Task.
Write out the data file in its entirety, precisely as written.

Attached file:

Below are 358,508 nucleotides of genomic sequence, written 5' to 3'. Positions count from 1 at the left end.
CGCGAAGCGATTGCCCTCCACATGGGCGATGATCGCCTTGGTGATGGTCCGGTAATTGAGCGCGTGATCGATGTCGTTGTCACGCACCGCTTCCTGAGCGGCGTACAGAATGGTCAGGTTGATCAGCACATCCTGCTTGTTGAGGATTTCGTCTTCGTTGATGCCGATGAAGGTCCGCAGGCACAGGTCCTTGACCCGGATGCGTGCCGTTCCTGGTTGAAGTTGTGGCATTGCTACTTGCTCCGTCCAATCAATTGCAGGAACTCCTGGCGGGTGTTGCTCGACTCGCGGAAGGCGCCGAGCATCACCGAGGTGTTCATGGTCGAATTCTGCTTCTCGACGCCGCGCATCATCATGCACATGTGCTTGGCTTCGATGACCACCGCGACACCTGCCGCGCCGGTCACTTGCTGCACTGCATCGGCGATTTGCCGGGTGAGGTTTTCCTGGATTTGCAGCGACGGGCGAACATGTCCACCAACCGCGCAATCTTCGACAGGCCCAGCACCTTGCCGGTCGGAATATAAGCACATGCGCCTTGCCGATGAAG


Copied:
Below are 358,508 nucleotides of genomic sequence, written 5' to 3'. Positions count from 1 at the left end.
CGCGAAGCGATTGCCCTCCACATGGGCGATGATCGCCTTGGTGATGGTCCGGTAATTGAGCGCGTGATCGATGTCGTTGTCACGCACCGCTTCCTGAGCGGCGTACAGAATGGTCAGGTTGATCAGCACATCCTGCTTGTTGAGGATTTCGTCTTCGTTGATGCCGATGAAGGTCCGCAGGCACAGGTCCTTGACCCGGATGCGTGCCGTTCCTGGTTGAAGTTGTGGCATTGCTACTTGCTCCGTCCAATCAATTGCAGGAACTCCTGGCGGGTGTTGCTCGACTCGCGGAAGGCGCCGAGCATCACCGAGGTGTTCATGGTCGAATTCTGCTTCTCGACGCCGCGCATCATCATGCACATGTGCTTGGCTTCGATGACCACCGCGACACCTGCCGCGCCGGTCACTTGCTGCACTGCATCGGCGATTTGCCGGGTGAGGTTTTCCTGGATTTGCAGCGACGGGCGAACATGTCCACCAACCGCGCAATCTTCGACAGGCCCAGCACCTTGCCGGTCGGAATATAAGCACATGCGCCTTGCCGATGAAG